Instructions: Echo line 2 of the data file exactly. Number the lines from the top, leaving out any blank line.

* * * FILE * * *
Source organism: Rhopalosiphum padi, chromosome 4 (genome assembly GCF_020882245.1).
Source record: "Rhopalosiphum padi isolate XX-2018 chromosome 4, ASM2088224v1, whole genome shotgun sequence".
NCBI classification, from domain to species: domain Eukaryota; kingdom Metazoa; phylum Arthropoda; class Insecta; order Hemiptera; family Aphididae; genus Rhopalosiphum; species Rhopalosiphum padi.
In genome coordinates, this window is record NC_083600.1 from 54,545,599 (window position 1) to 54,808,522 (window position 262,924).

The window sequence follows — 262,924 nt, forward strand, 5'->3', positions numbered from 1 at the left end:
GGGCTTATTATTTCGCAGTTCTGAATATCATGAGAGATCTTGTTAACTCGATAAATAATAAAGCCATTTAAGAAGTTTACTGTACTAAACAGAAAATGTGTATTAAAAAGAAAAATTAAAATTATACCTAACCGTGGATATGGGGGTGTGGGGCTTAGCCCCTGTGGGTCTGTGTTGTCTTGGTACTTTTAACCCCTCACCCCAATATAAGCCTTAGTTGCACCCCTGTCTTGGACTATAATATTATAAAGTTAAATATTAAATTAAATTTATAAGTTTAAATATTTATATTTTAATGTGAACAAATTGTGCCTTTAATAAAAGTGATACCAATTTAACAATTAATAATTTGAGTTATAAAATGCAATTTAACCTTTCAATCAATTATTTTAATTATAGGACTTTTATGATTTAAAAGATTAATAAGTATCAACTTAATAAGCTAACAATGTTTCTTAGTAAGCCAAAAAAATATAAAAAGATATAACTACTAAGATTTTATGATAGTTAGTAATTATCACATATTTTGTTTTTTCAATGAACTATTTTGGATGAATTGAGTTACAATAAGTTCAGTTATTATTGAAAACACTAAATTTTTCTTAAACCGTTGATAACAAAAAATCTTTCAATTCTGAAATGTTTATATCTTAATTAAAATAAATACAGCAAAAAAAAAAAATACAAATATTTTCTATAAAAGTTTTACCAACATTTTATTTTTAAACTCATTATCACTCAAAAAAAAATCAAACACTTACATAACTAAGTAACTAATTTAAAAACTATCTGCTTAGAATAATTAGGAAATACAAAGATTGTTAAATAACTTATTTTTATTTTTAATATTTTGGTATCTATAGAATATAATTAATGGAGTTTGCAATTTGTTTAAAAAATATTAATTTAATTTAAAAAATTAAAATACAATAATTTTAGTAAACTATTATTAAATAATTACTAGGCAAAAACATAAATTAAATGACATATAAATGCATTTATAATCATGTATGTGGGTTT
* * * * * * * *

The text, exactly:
Source record: "Rhopalosiphum padi isolate XX-2018 chromosome 4, ASM2088224v1, whole genome shotgun sequence".